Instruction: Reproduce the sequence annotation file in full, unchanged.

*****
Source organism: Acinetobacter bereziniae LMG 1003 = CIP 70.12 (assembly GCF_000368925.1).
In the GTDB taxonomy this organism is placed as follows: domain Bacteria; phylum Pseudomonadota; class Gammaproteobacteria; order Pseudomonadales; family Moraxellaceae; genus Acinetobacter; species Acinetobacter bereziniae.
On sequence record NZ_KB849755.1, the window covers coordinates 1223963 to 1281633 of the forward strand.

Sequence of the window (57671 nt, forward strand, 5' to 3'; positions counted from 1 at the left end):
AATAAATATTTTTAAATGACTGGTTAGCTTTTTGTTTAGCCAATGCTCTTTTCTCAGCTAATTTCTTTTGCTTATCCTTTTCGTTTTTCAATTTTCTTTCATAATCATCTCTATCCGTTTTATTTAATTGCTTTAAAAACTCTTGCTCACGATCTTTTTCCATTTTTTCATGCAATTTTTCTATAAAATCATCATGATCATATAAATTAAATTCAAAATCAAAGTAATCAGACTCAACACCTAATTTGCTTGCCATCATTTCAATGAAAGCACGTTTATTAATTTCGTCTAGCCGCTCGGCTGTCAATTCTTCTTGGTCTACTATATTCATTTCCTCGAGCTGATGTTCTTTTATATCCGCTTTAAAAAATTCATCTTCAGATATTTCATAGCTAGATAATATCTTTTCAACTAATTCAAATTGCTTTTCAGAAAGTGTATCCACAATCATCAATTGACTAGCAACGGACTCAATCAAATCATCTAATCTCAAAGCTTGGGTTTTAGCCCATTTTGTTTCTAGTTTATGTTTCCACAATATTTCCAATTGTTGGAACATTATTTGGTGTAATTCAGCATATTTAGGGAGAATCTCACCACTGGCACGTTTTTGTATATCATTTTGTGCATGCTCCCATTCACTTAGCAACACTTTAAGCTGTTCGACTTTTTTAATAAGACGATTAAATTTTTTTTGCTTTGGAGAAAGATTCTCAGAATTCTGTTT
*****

Source organism: Acinetobacter bereziniae LMG 1003 = CIP 70.12 (assembly GCF_000368925.1).
In the GTDB taxonomy this organism is placed as follows: domain Bacteria; phylum Pseudomonadota; class Gammaproteobacteria; order Pseudomonadales; family Moraxellaceae; genus Acinetobacter; species Acinetobacter bereziniae.
On sequence record NZ_KB849755.1, the window covers coordinates 1223963 to 1281633 of the forward strand.

Sequence of the window (57671 nt, forward strand, 5' to 3'; positions counted from 1 at the left end):
AATAAATATTTTTAAATGACTGGTTAGCTTTTTGTTTAGCCAATGCTCTTTTCTCAGCTAATTTCTTTTGCTTATCCTTTTCGTTTTTCAATTTTCTTTCATAATCATCTCTATCCGTTTTATTTAATTGCTTTAAAAACTCTTGCTCACGATCTTTTTCCATTTTTTCATGCAATTTTTCTATAAAATCATCATGATCATATAAATTAAATTCAAAATCAAAGTAATCAGACTCAACACCTAATTTGCTTGCCATCATTTCAATGAAAGCACGTTTATTAATTTCGTCTAGCCGCTCGGCTGTCAATTCTTCTTGGTCTACTATATTCATTTCCTCGAGCTGATGTTCTTTTATATCCGCTTTAAAAAATTCATCTTCAGATATTTCATAGCTAGATAATATCTTTTCAACTAATTCAAATTGCTTTTCAGAAAGTGTATCCACAATCATCAATTGACTAGCAACGGACTCAATCAAATCATCTAATCTCAAAGCTTGGGTTTTAGCCCATTTTGTTTCTAGTTTATGTTTCCACAATATTTCCAATTGTTGGAACATTATTTGGTGTAATTCAGCATATTTAGGGAGAATCTCACCACTGGCACGTTTTTGTATATCATTTTGTGCATGCTCCCATTCACTTAGCAACACTTTAAGCTGTTCGACTTTTTTAATAAGACGATTAAATTTTTTTTGCTTTGGAGAAAGATTCTCAGAATTCTGTTT